ELLSWORTH, Maine — A Trenton man was ordered Thursday to serve more than two years behind bars for violating the terms of his probation.
Justice Ann Murray, presiding in Hancock County Superior Court, fully revoked the probation of Patrick Seavey, 42, and sent him back to prison for 26 months. Seavey failed to maintain contact with his probation officer for 18 months and, when he was located in February, was in possession of alcohol, marijuana, and ammunition, all of which violated his probation, according to officials.
Seavey was on probation as a result of an incident four years ago in which he pointed a rifle at an Ellsworth police officer, according to court documents. Seavey was arrested Aug. 13, 2008, after his relatives called police from their home on Bayside Road to say that Seavey was at the house and was intoxicated and disorderly.
When police arrived at the house, Seavey was sitting in a chair on the front porch, drinking a beer and holding a loaded rifle. Police ordered Seavey to put the rifle down but he instead briefly pointed it at one of the responding officers before he laid it down on the porch. According to police, Seavey failed to comply with their other commands to stand up and to put his hands over his head. One officer ended up using a stun gun on Seavey before he was taken into custody.
Seavey’s family told police that he was despondent over a breakup with his girlfriend, according to court documents. He already had a prior felony conviction and so was not supposed to possess any firearms, the documents indicate.
As a result of that incident, Seavey pleaded guilty in January 2009 to reckless conduct and possession of a firearm by a prohibited person, both of which are felonies, and to misdemeanor charges of threatening display of a weapon and violating conditions of release. He was sentenced to serve three years in prison with all but nine months suspended and then, upon his release, two years of probation.
According to Carletta Bassano, district attorney of Hancock County, Seavey violated his probation later in 2009 by allegedly possessing illegal drugs and by assaulting someone. Seavey had his probation partially revoked as a result, and was sent back to jail for 27 days.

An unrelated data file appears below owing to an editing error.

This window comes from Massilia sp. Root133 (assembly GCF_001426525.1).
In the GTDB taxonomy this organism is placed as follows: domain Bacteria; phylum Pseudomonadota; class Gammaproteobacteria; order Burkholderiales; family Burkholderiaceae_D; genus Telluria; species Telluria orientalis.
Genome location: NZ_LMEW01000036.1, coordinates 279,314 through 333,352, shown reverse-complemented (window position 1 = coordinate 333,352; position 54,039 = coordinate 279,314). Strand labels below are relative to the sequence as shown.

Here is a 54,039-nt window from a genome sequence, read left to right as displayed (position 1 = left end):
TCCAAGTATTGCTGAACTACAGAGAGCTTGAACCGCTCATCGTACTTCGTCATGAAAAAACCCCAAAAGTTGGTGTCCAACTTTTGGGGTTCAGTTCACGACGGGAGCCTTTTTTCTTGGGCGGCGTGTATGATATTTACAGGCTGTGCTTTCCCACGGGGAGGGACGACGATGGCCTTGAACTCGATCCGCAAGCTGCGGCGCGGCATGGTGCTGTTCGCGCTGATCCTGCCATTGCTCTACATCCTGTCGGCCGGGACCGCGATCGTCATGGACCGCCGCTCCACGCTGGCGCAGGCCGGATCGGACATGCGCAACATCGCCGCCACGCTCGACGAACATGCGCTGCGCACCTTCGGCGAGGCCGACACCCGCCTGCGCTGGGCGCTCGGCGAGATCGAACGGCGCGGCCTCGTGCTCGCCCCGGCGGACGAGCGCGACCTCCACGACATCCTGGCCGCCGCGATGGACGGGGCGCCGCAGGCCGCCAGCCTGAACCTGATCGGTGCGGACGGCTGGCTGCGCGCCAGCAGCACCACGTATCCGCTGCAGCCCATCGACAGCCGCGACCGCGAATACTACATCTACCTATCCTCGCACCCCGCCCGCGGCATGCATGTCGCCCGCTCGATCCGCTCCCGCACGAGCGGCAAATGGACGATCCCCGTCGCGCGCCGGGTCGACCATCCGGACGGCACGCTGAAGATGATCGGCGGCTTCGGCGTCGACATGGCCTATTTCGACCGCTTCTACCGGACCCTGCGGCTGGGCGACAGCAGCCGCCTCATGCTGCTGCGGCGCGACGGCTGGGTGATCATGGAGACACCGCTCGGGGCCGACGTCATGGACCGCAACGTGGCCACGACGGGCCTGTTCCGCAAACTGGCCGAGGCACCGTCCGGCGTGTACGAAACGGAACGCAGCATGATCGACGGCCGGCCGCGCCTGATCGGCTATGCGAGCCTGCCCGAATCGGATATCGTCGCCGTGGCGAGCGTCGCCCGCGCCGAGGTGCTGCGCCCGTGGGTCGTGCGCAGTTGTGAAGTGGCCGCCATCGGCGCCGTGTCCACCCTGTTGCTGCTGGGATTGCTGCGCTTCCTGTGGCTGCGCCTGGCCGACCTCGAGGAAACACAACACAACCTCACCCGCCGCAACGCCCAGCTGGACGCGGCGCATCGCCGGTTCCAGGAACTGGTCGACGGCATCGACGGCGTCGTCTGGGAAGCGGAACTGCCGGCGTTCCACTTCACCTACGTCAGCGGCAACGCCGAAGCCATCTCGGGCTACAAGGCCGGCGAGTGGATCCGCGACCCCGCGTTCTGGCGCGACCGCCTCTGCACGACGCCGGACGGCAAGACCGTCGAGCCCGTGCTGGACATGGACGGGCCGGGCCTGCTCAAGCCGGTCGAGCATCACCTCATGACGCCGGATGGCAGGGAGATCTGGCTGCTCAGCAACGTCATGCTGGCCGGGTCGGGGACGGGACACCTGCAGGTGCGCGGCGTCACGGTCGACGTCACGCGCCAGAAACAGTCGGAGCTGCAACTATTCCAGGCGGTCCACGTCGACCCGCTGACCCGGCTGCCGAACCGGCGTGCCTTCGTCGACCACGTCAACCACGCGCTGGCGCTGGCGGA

In the fall of 2010, prosecutors again moved to revoke his probation because Seavey failed to stay in touch with his probation officer. Bassano told Murray that police learned where he was in February of this year because Seavey allegedly threatened a utility company and the company reported it to police. Bassano said Thursday that she did not know where Seavey was living when the alleged threat was made.
“He’s demonstrated a lack of compliance [with his probation] that is profound,” Bassano told the judge.
The prosecutor recommended that Seavey’s probation be fully revoked, which would send him back to prison for 26 months.
Seavey’s attorney, Will Blaisdell of Ellsworth, acknowledged to Murray that there is no evidence that his client had been receiving substance abuse counseling, which was one of the terms of his probation, while his whereabouts were unknown to officials. Nonetheless, Blaisdell told the judge that he thought Seavey’s probation should be only partially revoked.
“We think a partial revocation of six months is appropriate,” the defense attorney said.
Blaisdell said that Seavey has been taking prescribed medication and has been held in jail since his arrest in February.
Murray sided with Bassano and ordered Seavey to serve the remainder of his sentence from the 2008 incident.
“Missing from probation for some 18 months is a substantial violation of probation,” the judge said. “I think there’s been an utter failure of [Seavey’s] probation.”
Follow BDN reporter Bill Trotter on Twitter at @billtrotter.